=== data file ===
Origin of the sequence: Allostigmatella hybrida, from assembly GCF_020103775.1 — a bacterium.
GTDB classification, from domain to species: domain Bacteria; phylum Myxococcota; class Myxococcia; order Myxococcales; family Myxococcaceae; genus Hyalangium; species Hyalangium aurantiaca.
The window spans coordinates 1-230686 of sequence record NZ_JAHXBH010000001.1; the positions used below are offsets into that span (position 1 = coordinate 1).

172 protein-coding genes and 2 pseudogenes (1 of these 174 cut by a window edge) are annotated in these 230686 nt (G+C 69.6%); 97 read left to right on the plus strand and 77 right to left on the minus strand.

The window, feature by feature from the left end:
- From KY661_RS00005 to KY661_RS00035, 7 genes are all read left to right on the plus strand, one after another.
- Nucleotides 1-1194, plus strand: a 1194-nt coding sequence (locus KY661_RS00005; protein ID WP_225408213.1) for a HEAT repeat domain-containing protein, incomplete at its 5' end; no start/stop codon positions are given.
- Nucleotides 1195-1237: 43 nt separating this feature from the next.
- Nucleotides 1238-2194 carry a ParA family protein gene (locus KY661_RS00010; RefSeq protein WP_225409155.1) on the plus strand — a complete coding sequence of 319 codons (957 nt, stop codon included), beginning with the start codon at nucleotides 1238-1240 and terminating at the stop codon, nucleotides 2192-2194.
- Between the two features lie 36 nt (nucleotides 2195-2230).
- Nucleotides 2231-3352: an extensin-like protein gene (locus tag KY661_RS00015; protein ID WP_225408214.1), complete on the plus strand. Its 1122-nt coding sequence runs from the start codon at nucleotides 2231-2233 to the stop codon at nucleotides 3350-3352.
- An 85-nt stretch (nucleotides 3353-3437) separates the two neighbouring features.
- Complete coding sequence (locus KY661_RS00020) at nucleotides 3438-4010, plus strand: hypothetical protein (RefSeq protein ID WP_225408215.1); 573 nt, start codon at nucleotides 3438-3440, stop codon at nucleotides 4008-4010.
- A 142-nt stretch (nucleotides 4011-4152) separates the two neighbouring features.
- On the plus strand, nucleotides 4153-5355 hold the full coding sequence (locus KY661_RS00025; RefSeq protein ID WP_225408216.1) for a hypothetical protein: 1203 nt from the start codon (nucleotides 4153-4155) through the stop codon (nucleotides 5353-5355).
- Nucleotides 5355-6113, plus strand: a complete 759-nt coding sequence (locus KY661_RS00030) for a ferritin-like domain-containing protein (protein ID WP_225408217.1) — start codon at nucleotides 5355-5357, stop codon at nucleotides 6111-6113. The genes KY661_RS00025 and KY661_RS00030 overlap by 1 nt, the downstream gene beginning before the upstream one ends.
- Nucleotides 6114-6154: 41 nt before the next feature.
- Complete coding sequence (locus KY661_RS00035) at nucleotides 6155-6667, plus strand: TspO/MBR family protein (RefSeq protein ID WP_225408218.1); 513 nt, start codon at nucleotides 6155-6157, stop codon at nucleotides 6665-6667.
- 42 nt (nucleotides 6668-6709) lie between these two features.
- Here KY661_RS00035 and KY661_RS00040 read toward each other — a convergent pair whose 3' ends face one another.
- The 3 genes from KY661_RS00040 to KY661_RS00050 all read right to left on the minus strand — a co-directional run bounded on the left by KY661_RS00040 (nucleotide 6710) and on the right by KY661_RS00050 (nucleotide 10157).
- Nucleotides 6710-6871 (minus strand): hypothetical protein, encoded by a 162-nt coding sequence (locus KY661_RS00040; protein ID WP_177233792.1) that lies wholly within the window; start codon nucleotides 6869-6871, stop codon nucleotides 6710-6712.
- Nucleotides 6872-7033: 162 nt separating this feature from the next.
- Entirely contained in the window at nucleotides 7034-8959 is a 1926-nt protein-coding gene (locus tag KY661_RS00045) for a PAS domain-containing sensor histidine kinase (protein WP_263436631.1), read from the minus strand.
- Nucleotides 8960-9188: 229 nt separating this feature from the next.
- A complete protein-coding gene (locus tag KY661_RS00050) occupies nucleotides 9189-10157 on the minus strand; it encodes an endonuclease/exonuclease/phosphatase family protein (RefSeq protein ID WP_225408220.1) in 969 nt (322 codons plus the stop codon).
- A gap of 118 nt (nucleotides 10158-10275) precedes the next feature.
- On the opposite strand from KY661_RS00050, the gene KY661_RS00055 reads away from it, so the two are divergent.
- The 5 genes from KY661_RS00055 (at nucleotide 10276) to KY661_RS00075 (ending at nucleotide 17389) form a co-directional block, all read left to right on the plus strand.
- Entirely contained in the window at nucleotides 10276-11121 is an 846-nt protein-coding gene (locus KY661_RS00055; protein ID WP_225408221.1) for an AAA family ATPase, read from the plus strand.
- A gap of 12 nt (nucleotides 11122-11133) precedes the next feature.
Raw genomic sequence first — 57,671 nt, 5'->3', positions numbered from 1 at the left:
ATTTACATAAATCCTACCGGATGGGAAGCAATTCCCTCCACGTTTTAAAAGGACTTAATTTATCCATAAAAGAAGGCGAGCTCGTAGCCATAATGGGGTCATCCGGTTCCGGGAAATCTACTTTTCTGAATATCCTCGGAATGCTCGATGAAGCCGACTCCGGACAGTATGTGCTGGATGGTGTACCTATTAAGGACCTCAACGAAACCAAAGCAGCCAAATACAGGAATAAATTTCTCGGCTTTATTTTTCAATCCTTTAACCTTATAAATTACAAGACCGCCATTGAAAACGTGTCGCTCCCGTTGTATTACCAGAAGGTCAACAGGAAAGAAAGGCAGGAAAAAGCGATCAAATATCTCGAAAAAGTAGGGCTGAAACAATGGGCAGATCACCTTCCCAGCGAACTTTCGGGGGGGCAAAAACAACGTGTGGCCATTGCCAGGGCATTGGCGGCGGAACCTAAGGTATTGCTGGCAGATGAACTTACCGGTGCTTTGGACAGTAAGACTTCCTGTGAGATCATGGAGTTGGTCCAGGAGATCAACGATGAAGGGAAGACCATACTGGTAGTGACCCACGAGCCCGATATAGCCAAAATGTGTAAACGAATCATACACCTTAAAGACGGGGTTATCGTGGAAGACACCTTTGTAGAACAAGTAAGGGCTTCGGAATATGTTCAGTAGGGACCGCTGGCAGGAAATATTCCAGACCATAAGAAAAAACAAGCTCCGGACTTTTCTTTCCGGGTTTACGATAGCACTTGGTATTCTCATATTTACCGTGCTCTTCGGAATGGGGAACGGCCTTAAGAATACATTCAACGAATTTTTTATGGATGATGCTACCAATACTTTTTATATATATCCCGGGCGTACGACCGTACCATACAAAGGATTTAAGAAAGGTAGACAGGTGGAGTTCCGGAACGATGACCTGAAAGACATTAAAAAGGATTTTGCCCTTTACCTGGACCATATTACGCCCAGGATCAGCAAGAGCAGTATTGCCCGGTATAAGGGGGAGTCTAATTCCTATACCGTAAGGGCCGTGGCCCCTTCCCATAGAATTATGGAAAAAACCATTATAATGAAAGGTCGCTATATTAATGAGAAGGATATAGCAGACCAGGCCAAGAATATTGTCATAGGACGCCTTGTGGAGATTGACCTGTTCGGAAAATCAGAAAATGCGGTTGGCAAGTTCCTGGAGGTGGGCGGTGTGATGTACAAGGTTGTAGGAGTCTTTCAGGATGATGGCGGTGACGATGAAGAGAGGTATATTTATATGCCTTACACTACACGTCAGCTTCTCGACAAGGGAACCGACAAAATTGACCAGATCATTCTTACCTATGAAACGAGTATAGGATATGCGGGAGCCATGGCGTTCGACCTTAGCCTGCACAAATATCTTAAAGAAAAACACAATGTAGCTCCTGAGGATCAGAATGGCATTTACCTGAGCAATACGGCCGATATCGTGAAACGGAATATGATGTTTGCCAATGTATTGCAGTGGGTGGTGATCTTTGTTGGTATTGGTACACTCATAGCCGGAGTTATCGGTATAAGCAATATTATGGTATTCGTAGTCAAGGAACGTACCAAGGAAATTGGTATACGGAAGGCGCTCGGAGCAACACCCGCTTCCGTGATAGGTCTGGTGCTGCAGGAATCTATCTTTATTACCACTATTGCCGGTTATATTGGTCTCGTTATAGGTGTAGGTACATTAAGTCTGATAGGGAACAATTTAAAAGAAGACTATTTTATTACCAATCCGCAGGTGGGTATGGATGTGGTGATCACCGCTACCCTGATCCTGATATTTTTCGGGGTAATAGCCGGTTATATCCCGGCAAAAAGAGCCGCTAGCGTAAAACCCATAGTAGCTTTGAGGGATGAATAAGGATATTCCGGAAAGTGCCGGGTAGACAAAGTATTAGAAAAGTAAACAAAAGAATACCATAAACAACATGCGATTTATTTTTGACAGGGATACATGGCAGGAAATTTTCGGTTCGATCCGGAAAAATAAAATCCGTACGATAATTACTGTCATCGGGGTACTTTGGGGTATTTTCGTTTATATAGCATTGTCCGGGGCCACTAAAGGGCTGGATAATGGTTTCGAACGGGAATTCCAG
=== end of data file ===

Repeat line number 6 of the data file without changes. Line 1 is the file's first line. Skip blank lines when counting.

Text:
- From KY661_RS00005 to KY661_RS00035, 7 genes are all read left to right on the plus strand, one after another.